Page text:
Still, all is not lost. In recent years the lion dance has regained it's honour and is again performed for entertainment purposes at festivals and at Chinese new year. It is now thought of as a recreational sport and competitions are held all over the far east - in a properly refereed and judged arena. In fact lion dance competitions are extremely skillful and acrobatic, often performed high up on stilts! It is generally only the most experienced martial artists from a club that are invited to join the troupe because those martial art skills are needed to perform the lion dance to a high standard.

Here's some video from YouTube of a lion dance competition, it's pretty spectacular:

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Tuesday, 12 May 2009


I went to the MarFest09 martial arts festival in Sunderland last Saturday. This was the first time I've been to a martial arts festival and it was a real eye opener for me. When I opened the door to martial arts two years ago I really didn't realise what a big world I was entering. Fourteen different martial arts were demonstrated including kung fu, jujitsu, aikijitsu, kobudo, tae kwon do, kickboxing, capoeira - you name it they had it and some pretty class acts too. Apparently there were 4 world champions present!

Well here's some piccys and videos to share with you:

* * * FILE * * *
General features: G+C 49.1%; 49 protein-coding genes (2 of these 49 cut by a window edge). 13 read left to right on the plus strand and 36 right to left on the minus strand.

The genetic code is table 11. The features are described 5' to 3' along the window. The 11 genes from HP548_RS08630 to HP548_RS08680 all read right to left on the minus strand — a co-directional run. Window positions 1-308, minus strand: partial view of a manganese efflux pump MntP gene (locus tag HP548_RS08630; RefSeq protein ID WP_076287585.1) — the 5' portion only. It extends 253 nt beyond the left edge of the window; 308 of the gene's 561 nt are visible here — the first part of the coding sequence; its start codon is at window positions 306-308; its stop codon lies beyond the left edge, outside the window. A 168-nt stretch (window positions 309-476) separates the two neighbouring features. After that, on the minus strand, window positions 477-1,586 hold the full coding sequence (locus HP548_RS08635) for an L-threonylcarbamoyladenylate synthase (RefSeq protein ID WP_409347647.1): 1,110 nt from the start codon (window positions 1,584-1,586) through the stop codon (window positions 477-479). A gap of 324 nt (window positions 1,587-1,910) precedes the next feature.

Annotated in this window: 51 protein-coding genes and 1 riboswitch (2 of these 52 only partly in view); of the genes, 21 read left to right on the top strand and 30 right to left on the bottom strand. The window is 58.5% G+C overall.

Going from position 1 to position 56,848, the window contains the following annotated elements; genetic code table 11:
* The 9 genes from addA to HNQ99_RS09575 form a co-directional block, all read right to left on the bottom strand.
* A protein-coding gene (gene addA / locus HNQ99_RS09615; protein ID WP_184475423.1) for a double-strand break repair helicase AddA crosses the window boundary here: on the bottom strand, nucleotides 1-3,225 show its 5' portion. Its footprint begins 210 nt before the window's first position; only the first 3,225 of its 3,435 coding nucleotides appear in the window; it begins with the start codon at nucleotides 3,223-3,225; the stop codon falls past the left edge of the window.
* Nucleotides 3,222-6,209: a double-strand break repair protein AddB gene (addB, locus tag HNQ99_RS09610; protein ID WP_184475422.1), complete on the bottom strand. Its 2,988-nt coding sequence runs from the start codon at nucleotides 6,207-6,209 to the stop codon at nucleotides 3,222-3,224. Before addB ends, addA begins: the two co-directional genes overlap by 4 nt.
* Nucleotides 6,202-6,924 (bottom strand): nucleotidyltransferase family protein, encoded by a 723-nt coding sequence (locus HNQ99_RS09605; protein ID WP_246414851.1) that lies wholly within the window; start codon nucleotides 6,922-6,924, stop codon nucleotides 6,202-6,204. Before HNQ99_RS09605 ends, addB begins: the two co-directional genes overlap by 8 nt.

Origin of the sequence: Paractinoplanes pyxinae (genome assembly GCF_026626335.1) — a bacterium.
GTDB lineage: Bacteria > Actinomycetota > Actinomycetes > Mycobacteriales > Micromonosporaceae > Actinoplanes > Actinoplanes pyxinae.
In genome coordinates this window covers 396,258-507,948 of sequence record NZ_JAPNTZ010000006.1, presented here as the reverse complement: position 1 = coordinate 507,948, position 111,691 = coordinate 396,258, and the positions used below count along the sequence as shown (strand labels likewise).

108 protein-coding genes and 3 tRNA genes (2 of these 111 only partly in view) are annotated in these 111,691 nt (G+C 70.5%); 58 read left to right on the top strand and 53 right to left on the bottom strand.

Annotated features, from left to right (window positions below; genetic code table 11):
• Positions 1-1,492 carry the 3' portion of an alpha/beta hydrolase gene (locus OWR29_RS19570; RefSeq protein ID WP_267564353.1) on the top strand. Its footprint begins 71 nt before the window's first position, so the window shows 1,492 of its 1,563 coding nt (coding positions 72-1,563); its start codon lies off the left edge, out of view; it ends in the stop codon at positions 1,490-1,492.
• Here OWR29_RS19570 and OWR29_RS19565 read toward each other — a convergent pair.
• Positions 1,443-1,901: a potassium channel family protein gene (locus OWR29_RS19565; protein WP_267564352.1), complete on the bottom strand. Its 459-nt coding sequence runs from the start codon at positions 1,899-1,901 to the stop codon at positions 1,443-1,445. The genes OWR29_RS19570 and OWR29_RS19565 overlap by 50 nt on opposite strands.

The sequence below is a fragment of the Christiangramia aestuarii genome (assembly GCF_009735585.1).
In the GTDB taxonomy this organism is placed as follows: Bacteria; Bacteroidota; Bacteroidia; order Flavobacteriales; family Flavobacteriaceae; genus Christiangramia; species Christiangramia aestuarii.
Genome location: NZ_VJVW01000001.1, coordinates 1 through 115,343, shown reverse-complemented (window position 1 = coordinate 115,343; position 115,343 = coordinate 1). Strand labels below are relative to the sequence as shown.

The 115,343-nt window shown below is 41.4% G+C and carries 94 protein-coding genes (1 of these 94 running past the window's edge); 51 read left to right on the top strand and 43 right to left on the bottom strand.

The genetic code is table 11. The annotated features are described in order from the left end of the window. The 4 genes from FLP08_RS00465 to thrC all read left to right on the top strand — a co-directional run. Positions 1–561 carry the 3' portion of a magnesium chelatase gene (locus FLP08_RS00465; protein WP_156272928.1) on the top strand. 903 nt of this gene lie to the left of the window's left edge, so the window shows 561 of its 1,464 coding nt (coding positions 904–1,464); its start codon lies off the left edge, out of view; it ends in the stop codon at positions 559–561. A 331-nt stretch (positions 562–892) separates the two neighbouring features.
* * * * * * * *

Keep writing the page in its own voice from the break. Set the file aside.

Tai kwon do

Capoeira. With their own band!

Kung Fu

The Lion dance

And here's an impressive demonstration of jujitsu and tai kwon do:

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Friday, 8 May 2009

The influence of fellow bloggers

Every now and again someone writes a blog post that just strikes a real chord with me. Michele has managed to do that with a recent post of hers called Instructor as guide. In this post Michele recalls the advice she was given by her instructor and has adopted for herself in her own practice as an instructor:

The instructor teaches us by guiding us down the martial arts path. Students need to take responsibility for their training.

I think this identifies very clearly the roles of instructor and student and I definitely agree that the student should take the responsibility for their own training. I am fortunate enough to have found a karate club in which I receive high level of training from an excellent sensei but I still expect to read and find out things for myself or do some training outside the classes. I am also thinking of taking up kobudo because Shukokai karate does not include any weapons training at all. This is not my sensei's fault, I cannot expect him to teach me things that are not part of his own training- it is up to me to go out and seek these things for myself. My sensei has the same attitude himself and is taking aikido classes and learning some jujitsu to compliment his karate expertise.